FEATURES
By MICHAEL PAKENHAM | December 20, 1998
I have a necktie with a Christmas legend - the same words, over and over: "BAH HUMBUG." I have worn it, seasonally, off and on for perhaps 20 years. Many people don't notice. But those who do have always recognized the quote - its origin, who spoke it, and what it portended.Is there a more widely known pair of words in all of literature? Or a better known declaration of the spirit of Christmas? The immortality of the ultimately good Ebenezer Scrooge rests, of course, on the fact that he, like billions of others, found his spirits uplifted, his heart nourished, his faith kindled, by Christmas.
NEWS
By MICHAEL PAKENHAM | December 8, 1996
There is no defense for excluding other seasons, but this is the time of year in which I most think of reading aloud - the joys that offers the reader and the read-to alike, the discoveries, the intensity, the connections of mind and heart that can enrich all involved.That, in turn, brings up poetry. People read poetry for many reasons. It is easy to forget that the most potent original and continuing element of poetry is how it sounds. What's the music of poetry when you read it silently?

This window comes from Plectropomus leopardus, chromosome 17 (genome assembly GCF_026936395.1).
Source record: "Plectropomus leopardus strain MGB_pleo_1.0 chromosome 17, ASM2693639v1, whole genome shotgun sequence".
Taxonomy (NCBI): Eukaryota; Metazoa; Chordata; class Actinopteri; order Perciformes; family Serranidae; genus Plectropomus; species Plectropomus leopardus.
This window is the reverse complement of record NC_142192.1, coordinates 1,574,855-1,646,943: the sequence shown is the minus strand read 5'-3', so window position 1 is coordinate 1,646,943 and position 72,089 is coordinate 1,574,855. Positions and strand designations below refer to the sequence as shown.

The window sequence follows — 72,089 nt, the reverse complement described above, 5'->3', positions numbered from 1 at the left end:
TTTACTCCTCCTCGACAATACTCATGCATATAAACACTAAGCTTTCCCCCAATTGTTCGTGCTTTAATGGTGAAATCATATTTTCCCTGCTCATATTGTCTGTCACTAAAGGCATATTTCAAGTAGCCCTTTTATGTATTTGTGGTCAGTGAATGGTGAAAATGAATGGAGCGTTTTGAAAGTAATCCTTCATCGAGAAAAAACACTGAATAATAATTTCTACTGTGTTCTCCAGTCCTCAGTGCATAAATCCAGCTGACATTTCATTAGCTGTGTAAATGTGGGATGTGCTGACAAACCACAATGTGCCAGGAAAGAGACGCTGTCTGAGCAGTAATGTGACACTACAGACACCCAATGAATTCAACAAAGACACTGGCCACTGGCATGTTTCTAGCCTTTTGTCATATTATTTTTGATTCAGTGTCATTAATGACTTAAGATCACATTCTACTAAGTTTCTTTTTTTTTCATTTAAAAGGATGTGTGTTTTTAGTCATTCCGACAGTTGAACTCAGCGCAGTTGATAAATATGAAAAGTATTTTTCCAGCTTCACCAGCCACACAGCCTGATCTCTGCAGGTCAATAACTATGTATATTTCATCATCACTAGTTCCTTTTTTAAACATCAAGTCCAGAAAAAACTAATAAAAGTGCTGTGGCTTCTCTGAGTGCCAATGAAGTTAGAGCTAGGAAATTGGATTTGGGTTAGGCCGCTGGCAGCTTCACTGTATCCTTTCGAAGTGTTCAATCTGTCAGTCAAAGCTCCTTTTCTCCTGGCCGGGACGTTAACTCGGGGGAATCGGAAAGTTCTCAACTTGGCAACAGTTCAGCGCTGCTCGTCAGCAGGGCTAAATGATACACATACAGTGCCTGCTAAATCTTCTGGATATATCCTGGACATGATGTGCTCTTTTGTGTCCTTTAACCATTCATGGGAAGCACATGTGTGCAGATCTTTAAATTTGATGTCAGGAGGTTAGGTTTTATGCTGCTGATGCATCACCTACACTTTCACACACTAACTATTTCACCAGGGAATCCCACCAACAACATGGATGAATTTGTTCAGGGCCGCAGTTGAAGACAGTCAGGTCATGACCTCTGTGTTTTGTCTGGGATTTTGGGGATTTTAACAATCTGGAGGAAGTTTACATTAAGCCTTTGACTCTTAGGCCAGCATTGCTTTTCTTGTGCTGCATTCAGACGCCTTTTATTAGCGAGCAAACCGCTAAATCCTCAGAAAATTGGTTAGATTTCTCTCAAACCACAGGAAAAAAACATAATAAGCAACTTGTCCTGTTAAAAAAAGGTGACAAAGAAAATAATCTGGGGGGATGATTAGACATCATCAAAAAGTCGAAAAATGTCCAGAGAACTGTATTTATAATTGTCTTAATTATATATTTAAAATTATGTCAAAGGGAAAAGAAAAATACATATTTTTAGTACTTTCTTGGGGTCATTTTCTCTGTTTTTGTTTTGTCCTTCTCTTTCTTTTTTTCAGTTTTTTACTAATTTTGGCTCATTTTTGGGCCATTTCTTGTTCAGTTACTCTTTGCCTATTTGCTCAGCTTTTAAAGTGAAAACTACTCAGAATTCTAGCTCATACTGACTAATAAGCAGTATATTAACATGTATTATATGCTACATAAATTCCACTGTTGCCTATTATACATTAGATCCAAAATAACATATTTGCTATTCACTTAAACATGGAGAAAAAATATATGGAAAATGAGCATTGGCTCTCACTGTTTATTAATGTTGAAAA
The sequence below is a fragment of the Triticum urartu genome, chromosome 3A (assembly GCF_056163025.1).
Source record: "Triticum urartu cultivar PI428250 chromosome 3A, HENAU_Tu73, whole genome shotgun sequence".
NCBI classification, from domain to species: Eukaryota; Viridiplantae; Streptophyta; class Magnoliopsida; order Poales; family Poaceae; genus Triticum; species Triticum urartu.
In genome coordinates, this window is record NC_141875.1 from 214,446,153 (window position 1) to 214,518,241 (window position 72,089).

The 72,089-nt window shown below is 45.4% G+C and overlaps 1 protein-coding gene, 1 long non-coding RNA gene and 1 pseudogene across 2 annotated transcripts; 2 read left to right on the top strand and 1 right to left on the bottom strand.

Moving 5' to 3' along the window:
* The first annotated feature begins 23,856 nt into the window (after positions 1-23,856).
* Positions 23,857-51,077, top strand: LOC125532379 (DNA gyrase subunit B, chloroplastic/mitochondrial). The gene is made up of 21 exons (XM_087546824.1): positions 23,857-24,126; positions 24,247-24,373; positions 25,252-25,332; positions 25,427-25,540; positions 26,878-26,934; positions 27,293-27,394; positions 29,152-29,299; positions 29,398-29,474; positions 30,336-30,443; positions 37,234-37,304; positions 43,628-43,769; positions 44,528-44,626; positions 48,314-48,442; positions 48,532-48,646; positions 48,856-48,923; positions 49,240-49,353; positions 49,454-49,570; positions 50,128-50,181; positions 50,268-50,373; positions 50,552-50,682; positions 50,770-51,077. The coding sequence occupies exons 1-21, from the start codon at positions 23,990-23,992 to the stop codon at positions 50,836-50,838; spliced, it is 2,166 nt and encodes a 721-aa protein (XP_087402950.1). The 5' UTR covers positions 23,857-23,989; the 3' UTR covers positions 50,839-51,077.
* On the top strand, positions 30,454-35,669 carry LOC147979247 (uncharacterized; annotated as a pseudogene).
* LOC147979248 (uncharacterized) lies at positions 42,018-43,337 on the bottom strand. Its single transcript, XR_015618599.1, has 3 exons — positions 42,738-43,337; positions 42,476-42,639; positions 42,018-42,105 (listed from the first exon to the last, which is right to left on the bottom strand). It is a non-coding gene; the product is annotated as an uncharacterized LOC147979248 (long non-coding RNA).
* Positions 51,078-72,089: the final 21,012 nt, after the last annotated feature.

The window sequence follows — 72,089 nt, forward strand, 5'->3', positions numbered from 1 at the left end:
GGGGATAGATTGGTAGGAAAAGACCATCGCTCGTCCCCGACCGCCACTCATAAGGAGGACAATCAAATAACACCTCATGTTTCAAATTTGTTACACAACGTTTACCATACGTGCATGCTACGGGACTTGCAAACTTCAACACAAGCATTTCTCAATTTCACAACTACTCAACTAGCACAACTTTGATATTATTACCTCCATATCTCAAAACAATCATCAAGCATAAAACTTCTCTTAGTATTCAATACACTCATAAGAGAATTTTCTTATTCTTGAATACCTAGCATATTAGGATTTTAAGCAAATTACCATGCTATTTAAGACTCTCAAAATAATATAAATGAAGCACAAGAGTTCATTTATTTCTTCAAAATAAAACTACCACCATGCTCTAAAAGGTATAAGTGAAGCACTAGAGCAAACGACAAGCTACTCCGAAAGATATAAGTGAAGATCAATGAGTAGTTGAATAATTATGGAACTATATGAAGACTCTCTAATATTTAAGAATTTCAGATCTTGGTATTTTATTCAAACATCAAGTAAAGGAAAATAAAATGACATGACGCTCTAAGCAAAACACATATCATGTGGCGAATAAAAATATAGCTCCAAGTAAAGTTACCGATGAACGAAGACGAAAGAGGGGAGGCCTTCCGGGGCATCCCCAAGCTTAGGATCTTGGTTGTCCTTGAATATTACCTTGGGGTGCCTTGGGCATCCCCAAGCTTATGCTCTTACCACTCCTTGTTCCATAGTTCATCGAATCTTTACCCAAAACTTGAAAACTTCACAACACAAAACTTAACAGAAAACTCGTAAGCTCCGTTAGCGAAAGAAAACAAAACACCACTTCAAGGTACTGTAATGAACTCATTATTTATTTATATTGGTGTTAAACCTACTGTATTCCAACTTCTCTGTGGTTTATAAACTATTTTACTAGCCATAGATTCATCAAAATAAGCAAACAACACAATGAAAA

NEWS
By Stephen R. Proctor and Stephen R. Proctor,Sun Staff | December 24, 1995
Years from now, when our family gathers for the holidays, we'll remember this year as the first time we read aloud together the greatest of seasonal classics - Charles Dickens' "A Christmas Carol."The reading was such a hit - an experience so much richer than our annual reunions with Charlie Brown and Rudolph, Frosty and the Grinch - that it is sure to become a favorite ritual.I confess, though, that I approached the reading with trepidation. Dickens isn't easy, even for adults. Who knew if young children - Bobby is 11 and Cori is 9 - would be able to decipher his archaic English, however beautifully written?